Home for me is Astoria, Oregon, with its soaring hills and ample views of the Columbia River below. Astoria is an arts town now, a magnet for tourists in armadas of RVs and cruise ships, but for most of its existence it was filled with lumberjacks and fishermen and cannery workers and their kin.
I arrived a few years ago, a pandemic nipping at my heels. Or rather, the rear bumper of my aging Corolla. I had just retired from print journalism, having miraculously survived more than 30 years as a newspaper reporter and editor. Toward the end, though, the walls were closing in. There had been layoffs, followed by more layoffs, each round more painful than the one before.
Looking back, I shake my head. The notion that I might retire at the Seattle Post-Intelligencer seems naïve now. But that’s what I thought. I had notched 10 rewarding years there and figured that a paper that had published since the Civil War had proven staying power. But one terrible day in 2009, out of the blue, they gathered us in the heart of the newsroom to announce that the suits at Hearst were closing the paper. I’ll never forget the sight of jaws dropping in unison, mine included.
Many of my colleagues couldn’t leave their beloved Seattle. They found jobs in PR or academia or began freelancing. I wasn’t ready to leave newspapers, though. I became a nomad, working in Florida for a time– until the layoffs began. In New York, I enjoyed seven precious years as an editor before that paper slashed its payroll and sold off its press.
I retired a bit early, then headed West to be closer to friends and family. Also, a second career was calling. I had always wanted to write novels but never seemed to find the time, given the demands of deadlines and a family. I arrived in Astoria with rough starts of two books, about 75 pages each. Could I actually finish them– tell the tales swirling about in my brain?
I had my doubts, but when I began to write, an amazing thing happened: Words began flowing through my fingertips almost like magic. In just a few months, I completed the manuscript of my first suspense novel. I was thrilled.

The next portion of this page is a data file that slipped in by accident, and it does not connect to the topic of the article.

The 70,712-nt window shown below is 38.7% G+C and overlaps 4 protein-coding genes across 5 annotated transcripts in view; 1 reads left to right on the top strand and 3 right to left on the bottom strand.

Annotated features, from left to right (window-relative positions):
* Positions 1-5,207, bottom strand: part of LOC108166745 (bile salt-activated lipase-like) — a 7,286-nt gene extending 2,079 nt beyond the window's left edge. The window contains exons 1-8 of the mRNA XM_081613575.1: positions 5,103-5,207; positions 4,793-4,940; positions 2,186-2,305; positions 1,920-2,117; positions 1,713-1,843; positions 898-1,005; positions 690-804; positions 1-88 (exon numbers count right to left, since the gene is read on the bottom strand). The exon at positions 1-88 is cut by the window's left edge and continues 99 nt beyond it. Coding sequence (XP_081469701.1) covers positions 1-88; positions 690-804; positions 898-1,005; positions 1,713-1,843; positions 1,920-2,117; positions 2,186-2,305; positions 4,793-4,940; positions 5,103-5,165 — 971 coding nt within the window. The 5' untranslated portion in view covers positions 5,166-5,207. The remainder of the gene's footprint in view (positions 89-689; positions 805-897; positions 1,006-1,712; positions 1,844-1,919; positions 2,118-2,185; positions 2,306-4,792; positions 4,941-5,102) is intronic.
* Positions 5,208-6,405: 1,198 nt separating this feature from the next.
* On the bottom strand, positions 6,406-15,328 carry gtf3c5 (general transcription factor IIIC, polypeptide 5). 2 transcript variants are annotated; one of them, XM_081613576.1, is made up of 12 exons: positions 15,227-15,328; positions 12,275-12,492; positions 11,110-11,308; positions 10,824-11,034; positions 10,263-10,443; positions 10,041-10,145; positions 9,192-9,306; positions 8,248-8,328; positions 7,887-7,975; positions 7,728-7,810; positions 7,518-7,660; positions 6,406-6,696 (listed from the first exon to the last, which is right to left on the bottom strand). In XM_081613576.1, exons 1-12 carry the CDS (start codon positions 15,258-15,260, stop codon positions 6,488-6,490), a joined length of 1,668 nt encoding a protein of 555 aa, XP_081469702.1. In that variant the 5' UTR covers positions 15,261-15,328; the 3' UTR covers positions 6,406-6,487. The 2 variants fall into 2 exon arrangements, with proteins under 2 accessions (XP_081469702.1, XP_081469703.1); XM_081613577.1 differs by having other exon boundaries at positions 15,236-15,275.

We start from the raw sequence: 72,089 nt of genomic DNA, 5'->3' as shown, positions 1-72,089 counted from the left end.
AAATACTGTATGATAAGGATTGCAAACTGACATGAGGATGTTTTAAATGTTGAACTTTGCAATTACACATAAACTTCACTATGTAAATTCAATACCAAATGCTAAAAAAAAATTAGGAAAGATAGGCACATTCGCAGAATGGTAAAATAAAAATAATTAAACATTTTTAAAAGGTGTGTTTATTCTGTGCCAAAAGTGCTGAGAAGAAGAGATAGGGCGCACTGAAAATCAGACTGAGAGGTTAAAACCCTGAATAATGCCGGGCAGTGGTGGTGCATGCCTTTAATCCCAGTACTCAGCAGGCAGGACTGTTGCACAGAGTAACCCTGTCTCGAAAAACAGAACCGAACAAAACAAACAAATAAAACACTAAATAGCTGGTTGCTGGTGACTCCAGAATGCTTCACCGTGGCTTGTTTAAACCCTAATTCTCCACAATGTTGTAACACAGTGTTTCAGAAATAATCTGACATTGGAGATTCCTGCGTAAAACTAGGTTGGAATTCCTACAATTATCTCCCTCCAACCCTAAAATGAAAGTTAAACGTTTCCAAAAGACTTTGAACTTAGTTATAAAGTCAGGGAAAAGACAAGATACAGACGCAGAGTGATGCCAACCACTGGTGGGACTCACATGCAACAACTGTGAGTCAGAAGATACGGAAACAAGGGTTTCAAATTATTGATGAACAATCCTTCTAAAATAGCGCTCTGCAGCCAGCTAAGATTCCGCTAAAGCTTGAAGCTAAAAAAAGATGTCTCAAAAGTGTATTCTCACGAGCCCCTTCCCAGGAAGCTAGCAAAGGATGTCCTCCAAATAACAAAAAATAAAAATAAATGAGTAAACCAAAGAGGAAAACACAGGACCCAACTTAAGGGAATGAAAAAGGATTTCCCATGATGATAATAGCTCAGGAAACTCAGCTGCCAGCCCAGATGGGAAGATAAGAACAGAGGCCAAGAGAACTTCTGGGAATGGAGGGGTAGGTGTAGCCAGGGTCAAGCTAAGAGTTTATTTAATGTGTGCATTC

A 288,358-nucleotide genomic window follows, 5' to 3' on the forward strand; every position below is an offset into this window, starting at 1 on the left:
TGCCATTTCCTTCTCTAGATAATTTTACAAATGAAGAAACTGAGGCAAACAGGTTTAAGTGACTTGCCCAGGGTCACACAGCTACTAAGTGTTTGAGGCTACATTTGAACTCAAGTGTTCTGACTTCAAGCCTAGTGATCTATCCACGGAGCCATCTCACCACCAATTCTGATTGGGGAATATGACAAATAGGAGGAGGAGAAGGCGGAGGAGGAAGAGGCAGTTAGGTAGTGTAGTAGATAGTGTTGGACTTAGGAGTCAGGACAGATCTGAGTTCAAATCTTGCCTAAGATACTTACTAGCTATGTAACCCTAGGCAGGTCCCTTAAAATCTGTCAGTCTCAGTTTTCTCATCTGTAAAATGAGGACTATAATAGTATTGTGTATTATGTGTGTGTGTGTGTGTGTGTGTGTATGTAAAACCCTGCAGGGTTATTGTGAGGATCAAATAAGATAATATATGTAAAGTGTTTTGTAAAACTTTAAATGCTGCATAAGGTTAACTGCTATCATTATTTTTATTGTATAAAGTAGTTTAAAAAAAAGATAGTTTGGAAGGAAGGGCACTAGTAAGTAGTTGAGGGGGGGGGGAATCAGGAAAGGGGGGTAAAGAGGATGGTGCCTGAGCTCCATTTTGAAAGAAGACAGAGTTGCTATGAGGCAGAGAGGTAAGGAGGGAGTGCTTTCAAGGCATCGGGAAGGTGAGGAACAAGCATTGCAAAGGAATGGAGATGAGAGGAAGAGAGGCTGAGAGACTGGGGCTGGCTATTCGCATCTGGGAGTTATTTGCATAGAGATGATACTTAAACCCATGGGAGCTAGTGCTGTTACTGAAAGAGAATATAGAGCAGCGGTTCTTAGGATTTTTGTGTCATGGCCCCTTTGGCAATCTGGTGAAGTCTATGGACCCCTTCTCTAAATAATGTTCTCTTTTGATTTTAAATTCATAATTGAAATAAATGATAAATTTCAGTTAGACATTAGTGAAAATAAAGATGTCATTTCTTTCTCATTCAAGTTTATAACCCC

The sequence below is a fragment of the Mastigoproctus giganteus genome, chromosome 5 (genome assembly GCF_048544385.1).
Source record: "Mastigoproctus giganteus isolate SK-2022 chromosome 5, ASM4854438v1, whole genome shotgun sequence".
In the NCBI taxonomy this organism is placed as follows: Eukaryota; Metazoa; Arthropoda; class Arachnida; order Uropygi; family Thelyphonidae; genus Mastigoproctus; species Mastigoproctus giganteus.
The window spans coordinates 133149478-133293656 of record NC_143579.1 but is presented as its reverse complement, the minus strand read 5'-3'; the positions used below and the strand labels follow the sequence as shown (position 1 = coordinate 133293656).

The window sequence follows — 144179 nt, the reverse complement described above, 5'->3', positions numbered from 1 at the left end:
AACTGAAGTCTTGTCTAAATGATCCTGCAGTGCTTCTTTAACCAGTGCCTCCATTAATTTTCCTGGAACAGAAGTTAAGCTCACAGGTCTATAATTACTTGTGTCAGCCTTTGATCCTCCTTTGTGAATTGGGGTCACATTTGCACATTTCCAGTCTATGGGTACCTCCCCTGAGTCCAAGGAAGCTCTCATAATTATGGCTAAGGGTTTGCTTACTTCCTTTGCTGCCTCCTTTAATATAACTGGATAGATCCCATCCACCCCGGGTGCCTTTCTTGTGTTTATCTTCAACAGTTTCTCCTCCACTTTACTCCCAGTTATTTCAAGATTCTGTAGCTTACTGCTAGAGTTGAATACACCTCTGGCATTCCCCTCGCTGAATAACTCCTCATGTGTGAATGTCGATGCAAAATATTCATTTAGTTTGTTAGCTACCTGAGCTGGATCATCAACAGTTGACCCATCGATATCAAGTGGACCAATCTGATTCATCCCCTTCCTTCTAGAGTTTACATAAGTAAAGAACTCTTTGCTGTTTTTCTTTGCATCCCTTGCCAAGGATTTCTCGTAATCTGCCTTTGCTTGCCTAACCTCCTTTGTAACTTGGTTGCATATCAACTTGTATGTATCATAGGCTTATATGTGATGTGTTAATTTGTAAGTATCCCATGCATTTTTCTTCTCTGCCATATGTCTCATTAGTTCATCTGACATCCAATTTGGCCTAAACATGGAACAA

Flashing forward, I’m happy to say that the magic hasn’t waned. I’ve just released Militia Men, my third suspense novel set in the Pacific Northwest. It’s the tale of a young man who joins a dangerous militia to protect his best friend only to became ensnared in a plot to kidnap a U.S. senator. The plot, given current events, seems plausible. Even likely.
At this point you’re probably wondering, what does any of this have to do with beer?
Glad you asked. When the local paper did a feature story on my first book, it just so happened that the editors were looking for someone to write a craft beer column. They asked if I was interested, given my newspaper background. After mulling it over for about 60 seconds, I accepted.
I’ve always been passionate about hand-crafted beer– ever since I tasted my first Sierra Nevada Pale Ale as a college student in Northern California. It was both a revelation and revolutionary, given how chained to thin, pale industrial lagers we had all become. Suddenly, though, our grandfather’s beer no longer had to be our beer. Full-bodied, well-hopped beers were within reach!
I’ve been penning the column as an ode to the art of brewing for a couple of years. The blog began recently, neatly filling the gaps between columns with newsy posts and lively features. It’s on its way to being a hit with both locals and visitors to Oregon’s scenic North Coast.
At the same time, I’m about to hold a launch party for Militia Men and embark on a major promotional campaign. It’s that split personality thing. Beer and books. Books and beer.
It’s confusing at times. But I wouldn’t change a thing.
William Dean’s three suspense novels all have scenes that star craft beer. One of these days, he believes the names of the breweries will be the answer to a trivia question. He lives in Astoria, Oregon, where he enjoys hearing the sea lions bark.